Thursday, February 23, 2012

Quote of the Day


"As for the hype, if the Knicks had Ricky Rubio, the brilliant 20-year-old Spanish point guard for Minnesota, Spike Lee would be sitting at courtside in a bullfighter costume, and people would be writing dopey articles about the link between flamenco rhythms and basketball. It’s just New York being New York."

-- Gene Lyons, dissecting the true meaning of "Linsanity" in Salon

This pretty much nails it. While everyone else is losing their freaking minds trying to figure out why Jeremy Lin is the biggest phenomenon since Justin Bieber, the reality is that New York City's just happy to have a winning basketball team again and, in true NYC fashion, it's making sure the whole world knows it and gets on board.

If Lin had moved from the Warriors to the Rockets to the OKC Thunder, a lot less people would give a crap.

6 comments:

Anonymous said...

A native New Yorker and proud of it. That is the way we roll and possibly the reason why the entire middle of this country despises us so much, yet wishes that they were part of it all, and ultimately come here at one point in their lives to see what it is all about. I, love it...

Chez said...

And you wonder why people think New Yorkers are a bunch of arrogant assholes.

Actually, I did live there for several years and love the city to death. But the we're-better-than-everyone-else thing gets old in pretty short order. If you want to piss yourself off, and at least try to begin to understand how everyone else in the country feels about you, listen to Patton Oswalt's bit about New York City and why he doesn't live there.

Anonymous said...

Chez,

I completely understand the disdain. About 4 years ago I spent the better part of 2 years traveling around the country trying to get a feel for what the "real" America was about. There are indeed plenty of wonderful people all over America, but, there were also a very large amount of intolerant ass holes who immediately had a preconceived notion of my New York liberal Jew-ish-ness as soon as I opened my mouth.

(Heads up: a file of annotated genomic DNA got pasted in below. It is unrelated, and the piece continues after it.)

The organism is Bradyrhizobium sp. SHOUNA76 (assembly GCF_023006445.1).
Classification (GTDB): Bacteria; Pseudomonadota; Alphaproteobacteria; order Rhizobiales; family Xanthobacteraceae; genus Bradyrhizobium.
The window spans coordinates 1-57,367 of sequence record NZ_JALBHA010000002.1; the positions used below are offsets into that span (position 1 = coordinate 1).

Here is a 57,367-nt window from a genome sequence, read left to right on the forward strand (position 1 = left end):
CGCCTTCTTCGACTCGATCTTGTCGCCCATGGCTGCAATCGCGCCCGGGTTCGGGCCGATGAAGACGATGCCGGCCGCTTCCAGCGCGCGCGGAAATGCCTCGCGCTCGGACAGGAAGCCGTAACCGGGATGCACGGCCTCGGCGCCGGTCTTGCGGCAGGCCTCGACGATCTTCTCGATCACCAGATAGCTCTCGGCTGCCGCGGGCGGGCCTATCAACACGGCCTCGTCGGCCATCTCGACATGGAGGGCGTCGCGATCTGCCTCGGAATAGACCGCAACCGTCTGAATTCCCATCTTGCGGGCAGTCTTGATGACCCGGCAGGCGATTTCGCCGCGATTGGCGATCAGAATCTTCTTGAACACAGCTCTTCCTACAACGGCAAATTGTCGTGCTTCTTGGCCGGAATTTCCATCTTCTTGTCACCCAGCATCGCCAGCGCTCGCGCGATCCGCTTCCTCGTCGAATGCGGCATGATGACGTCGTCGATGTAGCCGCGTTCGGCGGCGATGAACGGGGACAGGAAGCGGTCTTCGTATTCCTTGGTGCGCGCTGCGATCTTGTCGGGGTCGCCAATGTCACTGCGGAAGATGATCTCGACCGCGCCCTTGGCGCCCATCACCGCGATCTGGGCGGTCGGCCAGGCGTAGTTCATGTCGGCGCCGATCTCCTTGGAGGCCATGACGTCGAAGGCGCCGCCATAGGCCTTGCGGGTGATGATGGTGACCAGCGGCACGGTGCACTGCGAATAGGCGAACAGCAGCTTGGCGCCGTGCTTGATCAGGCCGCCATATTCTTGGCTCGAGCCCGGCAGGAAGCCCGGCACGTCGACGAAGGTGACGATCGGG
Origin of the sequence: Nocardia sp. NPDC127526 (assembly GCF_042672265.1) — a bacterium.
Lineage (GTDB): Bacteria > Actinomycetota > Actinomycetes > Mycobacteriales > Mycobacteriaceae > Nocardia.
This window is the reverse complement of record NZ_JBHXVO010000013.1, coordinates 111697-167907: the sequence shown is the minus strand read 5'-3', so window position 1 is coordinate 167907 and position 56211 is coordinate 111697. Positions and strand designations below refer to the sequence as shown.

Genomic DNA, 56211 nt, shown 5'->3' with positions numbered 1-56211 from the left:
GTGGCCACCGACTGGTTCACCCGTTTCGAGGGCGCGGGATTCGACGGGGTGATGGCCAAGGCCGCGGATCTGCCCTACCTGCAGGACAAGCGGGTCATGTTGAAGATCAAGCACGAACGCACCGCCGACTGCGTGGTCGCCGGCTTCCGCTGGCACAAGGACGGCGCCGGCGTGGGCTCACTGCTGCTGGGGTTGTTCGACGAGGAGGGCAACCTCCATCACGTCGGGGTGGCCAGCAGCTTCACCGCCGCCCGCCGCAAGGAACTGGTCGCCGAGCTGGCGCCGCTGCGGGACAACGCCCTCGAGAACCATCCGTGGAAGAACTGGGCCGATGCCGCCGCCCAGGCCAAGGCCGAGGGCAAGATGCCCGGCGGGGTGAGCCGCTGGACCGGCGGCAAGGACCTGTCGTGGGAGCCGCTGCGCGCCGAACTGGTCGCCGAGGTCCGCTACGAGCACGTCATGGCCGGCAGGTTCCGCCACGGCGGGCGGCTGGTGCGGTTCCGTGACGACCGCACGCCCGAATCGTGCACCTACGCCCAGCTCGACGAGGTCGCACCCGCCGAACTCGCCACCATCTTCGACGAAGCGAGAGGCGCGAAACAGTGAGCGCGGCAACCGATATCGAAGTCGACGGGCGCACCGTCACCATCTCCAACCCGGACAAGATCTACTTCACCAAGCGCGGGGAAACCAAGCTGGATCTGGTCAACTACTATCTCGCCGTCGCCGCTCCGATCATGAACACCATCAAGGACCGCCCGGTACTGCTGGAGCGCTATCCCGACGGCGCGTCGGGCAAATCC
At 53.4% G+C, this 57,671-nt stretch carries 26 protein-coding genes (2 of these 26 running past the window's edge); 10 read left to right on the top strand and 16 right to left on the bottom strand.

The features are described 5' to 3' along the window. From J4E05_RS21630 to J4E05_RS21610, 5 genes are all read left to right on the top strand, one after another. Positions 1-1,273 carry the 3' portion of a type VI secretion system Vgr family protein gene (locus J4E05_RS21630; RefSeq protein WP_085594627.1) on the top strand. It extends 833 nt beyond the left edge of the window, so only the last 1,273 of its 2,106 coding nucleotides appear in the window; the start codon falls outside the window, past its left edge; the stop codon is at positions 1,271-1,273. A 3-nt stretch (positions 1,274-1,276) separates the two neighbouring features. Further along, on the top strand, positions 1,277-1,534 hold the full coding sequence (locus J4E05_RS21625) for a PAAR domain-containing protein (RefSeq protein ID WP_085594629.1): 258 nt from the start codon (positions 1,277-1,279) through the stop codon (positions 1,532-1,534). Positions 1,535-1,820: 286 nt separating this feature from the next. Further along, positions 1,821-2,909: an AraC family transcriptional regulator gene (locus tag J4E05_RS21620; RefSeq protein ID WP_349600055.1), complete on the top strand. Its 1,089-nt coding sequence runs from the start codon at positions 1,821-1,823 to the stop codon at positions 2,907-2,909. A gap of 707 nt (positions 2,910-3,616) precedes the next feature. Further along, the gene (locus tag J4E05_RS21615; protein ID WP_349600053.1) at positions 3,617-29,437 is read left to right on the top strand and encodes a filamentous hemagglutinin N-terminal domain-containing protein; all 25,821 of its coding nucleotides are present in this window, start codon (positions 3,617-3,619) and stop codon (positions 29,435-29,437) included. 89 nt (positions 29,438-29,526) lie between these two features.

You see, I came to understand that they were as bigoted towards me as I "had" been towards them. What I was left with was a deeper understanding of who I was, because of where I came from, and how I had been so opened to try and understand them, but did not always feel that in return.

I am not sorry that I made this journey and I made some wonderful friends along the way, but at 56 I now make no apologies for being who I am and loving where I came from because it made me who I ultimately am...

Just to add... I think very highly of your writing and really don't post here too much but just wanted you to know that I am here every day reading.

Chez said...

First of all, thanks very much for the kind words.

I do get what you're saying. I've spent most of my life on the coasts, in Miami, New York or L.A. I've traveled quite a bit in between -- usually by car so that I could get a feel for what America was really like. Yeah, an unbelievable amount of beauty and some truly spectacular people -- but certainly a lot of ignorant fucks as well. For the record, that can be said about almost anyplace -- including NYC. But I get your point about loving where you're from and how it shapes you. I think my constant movement shaped me in positive and negative ways. I'm now finally finding some contentment -- and it's really, really nice.

Anonymous said...

If you are Asian, Jeremy Lin is something else entirely.

It might be difficult for a non-Asian to fully comprehend, but Jeremy Lin has been something Asian Americans have been waiting *decades* for and they're not about to let it go and act hipster about him. He's making Asians cooler simply by existing and playing well.

Chez said...

God, you've cornered the market on math and child prodigies. Do you really have to have the NBA too?